Not long ago, at critical moments over several school days, the internet in our building crashed. With mounting frustration, fellow teachers and I grumbled about the inconvenience which thwarted lesson plans and made an already tough year harder.
Imagine our surprise when the technician informed us that our frequent crashes were caused by an overload of users (interpreted: students) accessing sites like YouTube, Netflix, and Instagram during class. In the highly social environment of a high school classroom, too many teenagers chose the isolation of virtual reality over face-to-face social interaction with their peers.
Virtual Reality Social Isolation is Not a Surprise
I shouldn’t have been surprised, though. I see what goes on in my classroom every day. Kids who already feel on the social fringes have used the last year to isolate even more. With the mask mandate in place for an entire academic year, I’ve watched many teenagers retreat deeper and deeper into the virtual reality of their phones while the class goes on around them. Hiding behind masks, often with hoods or hats in place, it’s regrettably easy to slouch down in a desk and hide away.
But this phenomenon isn’t only happening in classrooms. I have watched my own children sit silently in a room full of friends, each too engrossed with what’s happening on their screens to interact with each other. Sure, that doesn’t happen all the time. But it happens enough to be noticeable. And that’s happening when they’ve made the effort to come together in social gatherings.
Consider how many hours teens spend alone on their phones each day. A recent study reported that teenagers use their screens an average of seven hours a day entertaining themselves. And that doesn’t include schoolwork, which pushes the number over nine hours a day. Left to their own devices—literally—teens are spending more time in virtual reality isolation, with little to no real social interaction.
Why Social Interaction Matters
But why should we, as parents, encourage our teenage kids to avoid virtual reality social isolation and keep things grounded in the real world?
It turns out that our kids will benefit from taking a break from the online world to learn and grow in the real one.
For starters, when our children spend more time in the real world, interacting with real people, they develop the social skills and behaviors necessary to maintain healthy interpersonal relationships.
Some of these social skills include:
- Making friends
- Initiating conversations
- Handling bullies
- Developing good sportsmanship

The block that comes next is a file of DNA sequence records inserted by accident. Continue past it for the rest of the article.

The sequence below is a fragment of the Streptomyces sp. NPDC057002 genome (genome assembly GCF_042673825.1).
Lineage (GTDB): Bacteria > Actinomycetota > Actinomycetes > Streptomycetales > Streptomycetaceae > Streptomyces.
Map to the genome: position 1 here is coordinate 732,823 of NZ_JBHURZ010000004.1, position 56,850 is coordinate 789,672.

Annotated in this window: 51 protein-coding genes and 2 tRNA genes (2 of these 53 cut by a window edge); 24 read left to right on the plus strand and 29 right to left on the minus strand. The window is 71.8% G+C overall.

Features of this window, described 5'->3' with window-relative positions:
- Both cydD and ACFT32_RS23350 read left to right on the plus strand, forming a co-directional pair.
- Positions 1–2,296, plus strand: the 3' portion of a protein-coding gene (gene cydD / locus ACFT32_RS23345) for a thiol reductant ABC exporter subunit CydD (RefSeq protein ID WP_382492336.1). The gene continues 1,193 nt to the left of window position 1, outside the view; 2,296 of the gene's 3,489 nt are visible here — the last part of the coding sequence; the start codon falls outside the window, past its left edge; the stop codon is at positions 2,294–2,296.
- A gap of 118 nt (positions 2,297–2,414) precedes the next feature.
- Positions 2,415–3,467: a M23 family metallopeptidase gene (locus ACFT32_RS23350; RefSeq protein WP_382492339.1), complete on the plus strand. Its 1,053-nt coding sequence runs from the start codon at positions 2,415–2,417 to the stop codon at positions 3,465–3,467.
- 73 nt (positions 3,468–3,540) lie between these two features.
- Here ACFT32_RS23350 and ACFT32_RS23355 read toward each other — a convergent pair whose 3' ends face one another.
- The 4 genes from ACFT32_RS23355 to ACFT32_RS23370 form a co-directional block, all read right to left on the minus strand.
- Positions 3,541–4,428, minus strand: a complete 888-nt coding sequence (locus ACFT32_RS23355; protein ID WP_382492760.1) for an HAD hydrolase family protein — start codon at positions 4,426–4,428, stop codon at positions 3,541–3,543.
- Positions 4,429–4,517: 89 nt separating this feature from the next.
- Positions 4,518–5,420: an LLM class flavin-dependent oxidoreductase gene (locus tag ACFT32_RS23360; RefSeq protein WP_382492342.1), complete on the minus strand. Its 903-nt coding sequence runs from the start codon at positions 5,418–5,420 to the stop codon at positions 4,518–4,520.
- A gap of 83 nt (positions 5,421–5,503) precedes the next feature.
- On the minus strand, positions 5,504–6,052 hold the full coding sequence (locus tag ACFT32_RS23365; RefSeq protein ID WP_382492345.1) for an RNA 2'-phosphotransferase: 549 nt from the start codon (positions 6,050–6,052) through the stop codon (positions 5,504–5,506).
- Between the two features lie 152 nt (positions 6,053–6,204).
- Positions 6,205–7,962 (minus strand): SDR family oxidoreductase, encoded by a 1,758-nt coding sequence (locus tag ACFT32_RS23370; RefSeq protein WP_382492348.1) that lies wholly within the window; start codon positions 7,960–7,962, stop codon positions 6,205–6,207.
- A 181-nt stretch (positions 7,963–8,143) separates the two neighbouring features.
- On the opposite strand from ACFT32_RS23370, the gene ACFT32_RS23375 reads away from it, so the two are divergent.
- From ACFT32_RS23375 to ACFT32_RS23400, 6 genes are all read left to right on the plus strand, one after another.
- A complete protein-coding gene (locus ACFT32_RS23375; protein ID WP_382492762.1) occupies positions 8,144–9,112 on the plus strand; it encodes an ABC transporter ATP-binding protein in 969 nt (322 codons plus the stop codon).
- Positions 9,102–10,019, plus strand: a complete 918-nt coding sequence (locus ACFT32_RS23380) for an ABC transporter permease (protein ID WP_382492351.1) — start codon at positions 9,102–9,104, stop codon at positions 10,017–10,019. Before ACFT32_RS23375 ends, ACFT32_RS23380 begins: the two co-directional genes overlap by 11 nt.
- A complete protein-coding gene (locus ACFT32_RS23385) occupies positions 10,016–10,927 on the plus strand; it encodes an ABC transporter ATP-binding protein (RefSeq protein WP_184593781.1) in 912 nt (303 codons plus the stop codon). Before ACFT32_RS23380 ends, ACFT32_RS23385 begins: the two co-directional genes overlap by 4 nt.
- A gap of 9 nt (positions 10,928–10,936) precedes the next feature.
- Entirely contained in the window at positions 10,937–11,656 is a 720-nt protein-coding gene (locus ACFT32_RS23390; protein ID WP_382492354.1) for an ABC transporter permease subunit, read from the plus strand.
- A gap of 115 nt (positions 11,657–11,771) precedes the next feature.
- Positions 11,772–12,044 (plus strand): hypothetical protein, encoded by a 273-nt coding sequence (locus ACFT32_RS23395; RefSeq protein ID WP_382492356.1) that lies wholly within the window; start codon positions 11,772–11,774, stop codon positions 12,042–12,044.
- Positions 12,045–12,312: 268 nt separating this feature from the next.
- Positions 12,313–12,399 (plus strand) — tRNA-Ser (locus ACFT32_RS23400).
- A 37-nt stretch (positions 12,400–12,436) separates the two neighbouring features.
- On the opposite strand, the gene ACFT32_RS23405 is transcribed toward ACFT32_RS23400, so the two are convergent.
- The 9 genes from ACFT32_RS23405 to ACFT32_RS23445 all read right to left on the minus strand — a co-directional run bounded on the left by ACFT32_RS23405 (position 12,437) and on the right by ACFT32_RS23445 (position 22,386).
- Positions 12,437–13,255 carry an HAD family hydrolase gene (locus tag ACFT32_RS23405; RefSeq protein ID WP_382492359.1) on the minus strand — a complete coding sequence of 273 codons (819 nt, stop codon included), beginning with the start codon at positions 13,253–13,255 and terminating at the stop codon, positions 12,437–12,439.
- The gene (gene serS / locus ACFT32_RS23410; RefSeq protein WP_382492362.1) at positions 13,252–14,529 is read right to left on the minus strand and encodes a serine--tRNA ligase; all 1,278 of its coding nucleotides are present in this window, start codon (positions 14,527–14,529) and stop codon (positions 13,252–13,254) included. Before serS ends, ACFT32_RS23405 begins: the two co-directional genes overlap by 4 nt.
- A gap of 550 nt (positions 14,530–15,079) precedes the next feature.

- Solving problems
- Adapting to new situations
- Resolving conflicts
- Managing mental health issues
Children who spend more time in the real world also learn how to use and understand non-verbal language. According to one source, personal interactions help our kids read visual and vocal clues such as facial expression, posture, eye contact, body positioning, and tone of voice. With these critical skills, our teenagers are poised to be strong and confident communicators in the future.
How to Keep It Real for Our Kids
As with all things, we want to have a healthy balance with our kids and their tech time. On some levels, we want to encourage them to learn, understand, and take ownership of their time in the virtual world compared to their time in the real world.
But we’re also the parents. It’s our job to teach them correct principles and set limits while they learn how to navigate their tech use during their adolescent years. That requires a little finesse and a whole lot of patience and teaching in the process.
Here are some ways we, as parents, can encourage our kids to keep it real when it comes to managing time online.
- Model appropriate screen time use. Limit how much time you spend online. Don’t disappear into your phone during social settings. Keep certain areas in your home tech-free to encourage personal interaction.
- Connect your screen time expectations with your value system. Help your kids understand and practice acceptable tech usage, including how much time is safe and appropriate, to keep things real.
- Be active. Get out there and interact with others. Don’t spend all your personal time on electronics. Invite friends to lunch. Organize a family or neighborhood outing like going on a hike or spending a day at the lake. Show your kids how it’s done.
- Communicate your expectations about screen time clearly. Nothing says you care more than constant verbal communication about why keeping it real is so critical to success in the real world. Your kids want your leadership and experience, especially when you involve them in the discussions and invite them to find the solutions.
For a more complete list of ideas for helping your kids keep it real and avoid virtual reality social isolation, read more here.
Life in the Real World
We all love to stream a good movie online. And who doesn’t love to watch a few entertaining videos on YouTube? But when it comes down to it, life in the real world has its advantages. Interacting with the people we know and love and learning to know and love the new people we meet is a skill as well as a blessing. So, encourage your kids to come out of their virtual reality isolation, at times, and claim the benefits of keeping it real.